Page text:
Democratic governors from seven states, including New York, New Jersey and California, wrote to President Joe Biden urging him to remove the cap on state and local tax deductions enacted by Donald Trump.
The governors said in Friday’s letter that the $10,000 limitation on state and local tax, or SALT, deductions “disproportionately” hit Democratic-run states. “We must go further and undo the cap placed on state and local tax deductions by the Trump administration” through the 2017 tax law, they wrote.
The letter was signed by New York Governor Andrew Cuomo, New Jersey Governor Phil Murphy, California Governor Gavin Newsom, Connecticut Governor Ned Lamont, Hawaii Governor David Ige, Illinois Governor J.B. Pritzker and Oregon Governor Kate Brown.
The SALT cap is a prime focus for several Democrats in Congress, who’ve said they won’t support Biden’s tax hikes to fund his infrastructure proposal unless the plan includes a repeal of the cap.
Representative Lee Zeldin, who represents a Long Island, New York, district and is a close ally of former President Donald Trump, is one of the few Republicans who also support repealing the SALT cap.
House Speaker Nancy Pelosi on Thursday signaled support for a move to put a repeal of the cap in the infrastructure and social-spending program. She called the deduction limit enacted by Trump “devastating” to taxpayers in her home state of California.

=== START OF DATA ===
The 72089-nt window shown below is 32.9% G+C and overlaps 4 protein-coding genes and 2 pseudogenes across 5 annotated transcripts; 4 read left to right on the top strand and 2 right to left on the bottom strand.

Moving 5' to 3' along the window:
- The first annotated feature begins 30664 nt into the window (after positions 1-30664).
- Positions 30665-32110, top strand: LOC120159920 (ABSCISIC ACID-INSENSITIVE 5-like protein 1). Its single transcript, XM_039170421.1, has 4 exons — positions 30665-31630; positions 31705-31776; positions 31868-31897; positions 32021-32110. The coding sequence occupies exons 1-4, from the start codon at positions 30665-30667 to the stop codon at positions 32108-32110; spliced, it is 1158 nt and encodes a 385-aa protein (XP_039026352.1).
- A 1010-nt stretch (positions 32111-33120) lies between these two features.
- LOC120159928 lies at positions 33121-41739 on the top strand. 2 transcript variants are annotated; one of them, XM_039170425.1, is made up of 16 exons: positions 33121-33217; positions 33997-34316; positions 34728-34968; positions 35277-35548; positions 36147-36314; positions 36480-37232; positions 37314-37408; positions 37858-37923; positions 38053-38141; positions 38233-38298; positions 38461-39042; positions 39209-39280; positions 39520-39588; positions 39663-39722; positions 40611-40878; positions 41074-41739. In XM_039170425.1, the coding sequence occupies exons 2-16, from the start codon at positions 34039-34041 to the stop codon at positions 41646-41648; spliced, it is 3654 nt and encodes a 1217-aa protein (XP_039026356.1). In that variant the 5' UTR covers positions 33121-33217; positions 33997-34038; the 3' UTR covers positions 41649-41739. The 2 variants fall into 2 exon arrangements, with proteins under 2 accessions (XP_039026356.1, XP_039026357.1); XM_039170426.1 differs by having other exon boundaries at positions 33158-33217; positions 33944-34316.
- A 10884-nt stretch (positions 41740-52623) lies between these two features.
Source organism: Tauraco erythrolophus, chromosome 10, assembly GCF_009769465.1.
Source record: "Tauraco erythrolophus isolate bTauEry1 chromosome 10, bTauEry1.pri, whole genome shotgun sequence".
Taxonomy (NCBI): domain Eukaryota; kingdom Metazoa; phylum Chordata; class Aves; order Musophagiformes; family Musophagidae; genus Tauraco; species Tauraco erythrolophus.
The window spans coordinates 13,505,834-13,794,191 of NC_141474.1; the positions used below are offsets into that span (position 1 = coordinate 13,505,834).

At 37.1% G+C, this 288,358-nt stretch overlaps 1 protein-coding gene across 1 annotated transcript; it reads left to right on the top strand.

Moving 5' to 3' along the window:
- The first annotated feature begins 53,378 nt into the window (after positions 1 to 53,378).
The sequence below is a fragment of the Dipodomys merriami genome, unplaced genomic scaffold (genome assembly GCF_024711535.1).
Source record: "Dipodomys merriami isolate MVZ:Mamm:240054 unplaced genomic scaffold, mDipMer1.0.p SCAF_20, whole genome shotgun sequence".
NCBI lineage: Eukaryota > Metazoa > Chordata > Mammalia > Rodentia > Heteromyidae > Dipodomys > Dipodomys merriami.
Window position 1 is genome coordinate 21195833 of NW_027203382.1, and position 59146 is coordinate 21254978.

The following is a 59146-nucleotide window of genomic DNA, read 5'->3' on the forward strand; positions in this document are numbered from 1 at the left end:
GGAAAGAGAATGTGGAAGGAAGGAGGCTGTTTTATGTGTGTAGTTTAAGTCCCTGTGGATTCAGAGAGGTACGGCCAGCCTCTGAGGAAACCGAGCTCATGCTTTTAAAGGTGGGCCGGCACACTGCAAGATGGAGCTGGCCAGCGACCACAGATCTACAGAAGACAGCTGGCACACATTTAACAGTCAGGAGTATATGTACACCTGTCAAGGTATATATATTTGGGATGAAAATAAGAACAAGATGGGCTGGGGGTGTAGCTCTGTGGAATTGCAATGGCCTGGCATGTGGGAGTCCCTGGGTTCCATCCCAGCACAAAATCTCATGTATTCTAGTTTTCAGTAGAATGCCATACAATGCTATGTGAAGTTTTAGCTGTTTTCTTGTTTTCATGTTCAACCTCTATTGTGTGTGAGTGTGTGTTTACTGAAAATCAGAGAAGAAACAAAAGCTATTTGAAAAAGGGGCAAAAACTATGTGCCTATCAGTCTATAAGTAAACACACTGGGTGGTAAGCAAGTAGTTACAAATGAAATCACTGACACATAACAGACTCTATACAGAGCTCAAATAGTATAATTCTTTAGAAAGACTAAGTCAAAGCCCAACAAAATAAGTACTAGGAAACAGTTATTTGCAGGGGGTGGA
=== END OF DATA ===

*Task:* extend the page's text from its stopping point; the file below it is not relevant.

The administration has been cool to the idea of including a SALT-limit repeal in the bill, which would add to the deficit.
“If Democrats want to propose a way to eliminate SALT — which is not a revenue raiser, as you know, it would cost more money — and they want to propose a way to pay for it, and they want to put that forward, we’re happy to hear their ideas,” White House Press Secretary Jen Psaki said at a briefing on Thursday.
Repealing the SALT deduction cap is an expensive proposition. Fully eliminating the cap for one year would cost $88.7 billion in 2021, according to the nonpartisan congressional tax scorekeeper, the Joint Committee on Taxation. And more than half of those tax savings would go to households earning $1 million or more, according to the JCT.
Alternatives to full repeal, such as raising the amount of the limitation, have also been floated, which would be significantly less costly and also give fewer benefits to the richest Americans.
The debate about how to address SALT is likely to increase in the coming weeks, with Biden set to introduce a second economic agenda proposal focusing on social welfare paid for by tax increases on the wealthy. Even if SALT isn’t addressed in Biden’s plan, it’s likely to be hotly debated when the bill is being negotiated in the House.
— With assistance from Laura Davison